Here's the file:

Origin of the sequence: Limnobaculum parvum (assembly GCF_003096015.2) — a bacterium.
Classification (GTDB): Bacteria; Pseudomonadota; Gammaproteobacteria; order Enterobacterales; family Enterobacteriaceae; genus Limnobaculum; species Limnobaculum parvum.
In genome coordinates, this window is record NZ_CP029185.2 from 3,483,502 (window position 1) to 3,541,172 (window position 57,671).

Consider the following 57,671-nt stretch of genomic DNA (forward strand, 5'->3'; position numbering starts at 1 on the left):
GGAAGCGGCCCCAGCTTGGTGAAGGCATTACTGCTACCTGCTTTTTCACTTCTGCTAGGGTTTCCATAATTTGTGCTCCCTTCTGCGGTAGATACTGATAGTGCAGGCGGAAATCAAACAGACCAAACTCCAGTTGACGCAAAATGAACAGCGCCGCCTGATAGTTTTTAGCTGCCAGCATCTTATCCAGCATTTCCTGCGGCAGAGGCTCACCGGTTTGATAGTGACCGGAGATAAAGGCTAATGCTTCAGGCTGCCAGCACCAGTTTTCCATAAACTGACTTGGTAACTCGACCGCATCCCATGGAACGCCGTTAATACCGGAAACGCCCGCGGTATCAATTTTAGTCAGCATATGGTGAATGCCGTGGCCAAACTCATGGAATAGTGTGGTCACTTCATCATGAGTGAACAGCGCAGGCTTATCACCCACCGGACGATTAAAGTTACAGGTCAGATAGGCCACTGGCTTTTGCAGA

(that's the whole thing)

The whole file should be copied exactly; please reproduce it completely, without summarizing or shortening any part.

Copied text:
Origin of the sequence: Limnobaculum parvum (assembly GCF_003096015.2) — a bacterium.
Classification (GTDB): Bacteria; Pseudomonadota; Gammaproteobacteria; order Enterobacterales; family Enterobacteriaceae; genus Limnobaculum; species Limnobaculum parvum.
In genome coordinates, this window is record NZ_CP029185.2 from 3,483,502 (window position 1) to 3,541,172 (window position 57,671).

Consider the following 57,671-nt stretch of genomic DNA (forward strand, 5'->3'; position numbering starts at 1 on the left):
GGAAGCGGCCCCAGCTTGGTGAAGGCATTACTGCTACCTGCTTTTTCACTTCTGCTAGGGTTTCCATAATTTGTGCTCCCTTCTGCGGTAGATACTGATAGTGCAGGCGGAAATCAAACAGACCAAACTCCAGTTGACGCAAAATGAACAGCGCCGCCTGATAGTTTTTAGCTGCCAGCATCTTATCCAGCATTTCCTGCGGCAGAGGCTCACCGGTTTGATAGTGACCGGAGATAAAGGCTAATGCTTCAGGCTGCCAGCACCAGTTTTCCATAAACTGACTTGGTAACTCGACCGCATCCCATGGAACGCCGTTAATACCGGAAACGCCCGCGGTATCAATTTTAGTCAGCATATGGTGAATGCCGTGGCCAAACTCATGGAATAGTGTGGTCACTTCATCATGAGTGAACAGCGCAGGCTTATCACCCACCGGACGATTAAAGTTACAGGTCAGATAGGCCACTGGCTTTTGCAGA